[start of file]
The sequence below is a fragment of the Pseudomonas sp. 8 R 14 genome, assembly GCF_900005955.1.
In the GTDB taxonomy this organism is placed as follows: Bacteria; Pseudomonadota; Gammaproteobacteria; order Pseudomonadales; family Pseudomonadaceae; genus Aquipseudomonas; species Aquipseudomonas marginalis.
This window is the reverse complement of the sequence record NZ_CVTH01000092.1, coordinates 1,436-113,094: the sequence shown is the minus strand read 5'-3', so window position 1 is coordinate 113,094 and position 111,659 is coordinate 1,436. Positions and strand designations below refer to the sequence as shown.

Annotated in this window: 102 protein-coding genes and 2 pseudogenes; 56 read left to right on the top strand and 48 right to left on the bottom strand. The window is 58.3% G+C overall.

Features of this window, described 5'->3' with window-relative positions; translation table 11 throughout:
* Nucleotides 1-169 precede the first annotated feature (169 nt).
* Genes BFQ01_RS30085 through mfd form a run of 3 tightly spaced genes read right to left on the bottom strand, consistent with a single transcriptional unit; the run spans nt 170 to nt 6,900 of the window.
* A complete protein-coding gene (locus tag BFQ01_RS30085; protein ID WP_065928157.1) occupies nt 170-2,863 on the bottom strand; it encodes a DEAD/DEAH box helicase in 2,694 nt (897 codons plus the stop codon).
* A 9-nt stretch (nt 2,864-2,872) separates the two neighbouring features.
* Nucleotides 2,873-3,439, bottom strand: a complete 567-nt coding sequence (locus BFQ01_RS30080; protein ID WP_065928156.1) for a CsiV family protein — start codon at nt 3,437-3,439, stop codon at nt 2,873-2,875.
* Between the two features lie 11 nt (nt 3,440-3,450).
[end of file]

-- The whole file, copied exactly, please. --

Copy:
The sequence below is a fragment of the Pseudomonas sp. 8 R 14 genome, assembly GCF_900005955.1.
In the GTDB taxonomy this organism is placed as follows: Bacteria; Pseudomonadota; Gammaproteobacteria; order Pseudomonadales; family Pseudomonadaceae; genus Aquipseudomonas; species Aquipseudomonas marginalis.
This window is the reverse complement of the sequence record NZ_CVTH01000092.1, coordinates 1,436-113,094: the sequence shown is the minus strand read 5'-3', so window position 1 is coordinate 113,094 and position 111,659 is coordinate 1,436. Positions and strand designations below refer to the sequence as shown.

Annotated in this window: 102 protein-coding genes and 2 pseudogenes; 56 read left to right on the top strand and 48 right to left on the bottom strand. The window is 58.3% G+C overall.

Features of this window, described 5'->3' with window-relative positions; translation table 11 throughout:
* Nucleotides 1-169 precede the first annotated feature (169 nt).
* Genes BFQ01_RS30085 through mfd form a run of 3 tightly spaced genes read right to left on the bottom strand, consistent with a single transcriptional unit; the run spans nt 170 to nt 6,900 of the window.
* A complete protein-coding gene (locus tag BFQ01_RS30085; protein ID WP_065928157.1) occupies nt 170-2,863 on the bottom strand; it encodes a DEAD/DEAH box helicase in 2,694 nt (897 codons plus the stop codon).
* A 9-nt stretch (nt 2,864-2,872) separates the two neighbouring features.
* Nucleotides 2,873-3,439, bottom strand: a complete 567-nt coding sequence (locus BFQ01_RS30080; protein ID WP_065928156.1) for a CsiV family protein — start codon at nt 3,437-3,439, stop codon at nt 2,873-2,875.
* Between the two features lie 11 nt (nt 3,440-3,450).